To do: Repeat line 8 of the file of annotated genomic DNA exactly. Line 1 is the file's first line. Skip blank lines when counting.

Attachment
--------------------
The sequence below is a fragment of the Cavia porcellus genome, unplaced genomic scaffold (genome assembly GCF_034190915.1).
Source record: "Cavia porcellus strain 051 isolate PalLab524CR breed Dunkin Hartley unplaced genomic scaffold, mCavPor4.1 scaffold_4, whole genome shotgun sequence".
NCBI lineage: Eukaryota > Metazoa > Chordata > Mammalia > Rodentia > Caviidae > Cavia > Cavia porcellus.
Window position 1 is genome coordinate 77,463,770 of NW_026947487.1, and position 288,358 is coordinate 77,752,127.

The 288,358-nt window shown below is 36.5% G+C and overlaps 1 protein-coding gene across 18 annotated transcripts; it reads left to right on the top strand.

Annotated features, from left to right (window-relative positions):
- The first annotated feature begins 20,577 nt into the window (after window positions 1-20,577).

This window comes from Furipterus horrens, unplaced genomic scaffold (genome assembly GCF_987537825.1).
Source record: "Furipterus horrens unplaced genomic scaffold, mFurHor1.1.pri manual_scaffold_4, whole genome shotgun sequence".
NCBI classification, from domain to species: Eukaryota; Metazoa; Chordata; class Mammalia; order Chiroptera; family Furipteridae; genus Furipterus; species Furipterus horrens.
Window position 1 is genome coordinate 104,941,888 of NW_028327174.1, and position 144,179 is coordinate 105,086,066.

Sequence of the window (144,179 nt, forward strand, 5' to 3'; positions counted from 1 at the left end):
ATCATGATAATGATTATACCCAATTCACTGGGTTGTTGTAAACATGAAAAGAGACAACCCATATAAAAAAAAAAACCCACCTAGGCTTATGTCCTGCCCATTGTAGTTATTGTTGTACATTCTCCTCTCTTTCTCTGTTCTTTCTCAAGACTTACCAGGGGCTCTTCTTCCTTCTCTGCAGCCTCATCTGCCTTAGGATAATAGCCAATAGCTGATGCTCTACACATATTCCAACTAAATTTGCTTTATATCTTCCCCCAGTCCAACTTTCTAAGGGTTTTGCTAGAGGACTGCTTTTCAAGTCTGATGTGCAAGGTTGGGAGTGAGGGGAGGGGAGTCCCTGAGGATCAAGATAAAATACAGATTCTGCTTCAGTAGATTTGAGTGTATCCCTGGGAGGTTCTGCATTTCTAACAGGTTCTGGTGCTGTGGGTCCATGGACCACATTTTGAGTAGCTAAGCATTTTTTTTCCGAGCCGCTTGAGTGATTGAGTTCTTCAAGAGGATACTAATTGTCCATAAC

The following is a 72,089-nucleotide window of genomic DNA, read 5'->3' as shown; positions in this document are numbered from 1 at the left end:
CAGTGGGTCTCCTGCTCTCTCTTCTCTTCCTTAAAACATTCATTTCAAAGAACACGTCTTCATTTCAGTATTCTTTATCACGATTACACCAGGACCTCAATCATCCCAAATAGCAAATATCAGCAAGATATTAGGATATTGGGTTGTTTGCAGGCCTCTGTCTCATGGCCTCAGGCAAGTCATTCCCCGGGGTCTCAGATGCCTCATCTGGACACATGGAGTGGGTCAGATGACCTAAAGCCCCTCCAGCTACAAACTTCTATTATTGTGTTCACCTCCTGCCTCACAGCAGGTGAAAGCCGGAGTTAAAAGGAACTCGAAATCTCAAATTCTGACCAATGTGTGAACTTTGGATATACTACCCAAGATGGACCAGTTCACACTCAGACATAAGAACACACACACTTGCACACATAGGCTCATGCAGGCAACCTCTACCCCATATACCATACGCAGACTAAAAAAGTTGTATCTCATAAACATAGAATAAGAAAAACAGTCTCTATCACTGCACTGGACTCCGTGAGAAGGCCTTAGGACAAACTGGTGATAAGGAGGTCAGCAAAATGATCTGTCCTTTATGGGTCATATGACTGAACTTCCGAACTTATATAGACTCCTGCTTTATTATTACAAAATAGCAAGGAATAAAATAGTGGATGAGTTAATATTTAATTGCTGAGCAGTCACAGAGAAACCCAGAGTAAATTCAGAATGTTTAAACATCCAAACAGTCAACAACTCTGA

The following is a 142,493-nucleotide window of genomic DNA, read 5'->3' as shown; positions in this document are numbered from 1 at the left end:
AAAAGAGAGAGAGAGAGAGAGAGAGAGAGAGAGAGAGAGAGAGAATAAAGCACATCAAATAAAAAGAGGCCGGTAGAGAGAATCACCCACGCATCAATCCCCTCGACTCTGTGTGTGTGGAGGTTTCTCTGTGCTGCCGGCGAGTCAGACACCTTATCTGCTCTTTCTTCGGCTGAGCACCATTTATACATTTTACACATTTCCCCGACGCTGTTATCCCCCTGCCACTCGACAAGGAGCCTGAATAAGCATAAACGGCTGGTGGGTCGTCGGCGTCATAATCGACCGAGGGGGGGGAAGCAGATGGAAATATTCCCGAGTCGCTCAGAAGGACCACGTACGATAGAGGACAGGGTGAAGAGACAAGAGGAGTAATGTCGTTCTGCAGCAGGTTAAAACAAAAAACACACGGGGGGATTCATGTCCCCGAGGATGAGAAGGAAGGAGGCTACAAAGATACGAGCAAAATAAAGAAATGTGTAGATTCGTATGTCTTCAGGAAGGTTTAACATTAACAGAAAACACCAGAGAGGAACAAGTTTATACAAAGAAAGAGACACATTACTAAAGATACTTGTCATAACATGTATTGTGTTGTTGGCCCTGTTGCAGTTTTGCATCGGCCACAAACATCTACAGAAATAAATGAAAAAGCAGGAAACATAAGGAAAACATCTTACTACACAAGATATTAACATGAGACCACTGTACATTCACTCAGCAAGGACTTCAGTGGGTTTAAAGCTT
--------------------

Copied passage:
This window comes from Furipterus horrens, unplaced genomic scaffold (genome assembly GCF_987537825.1).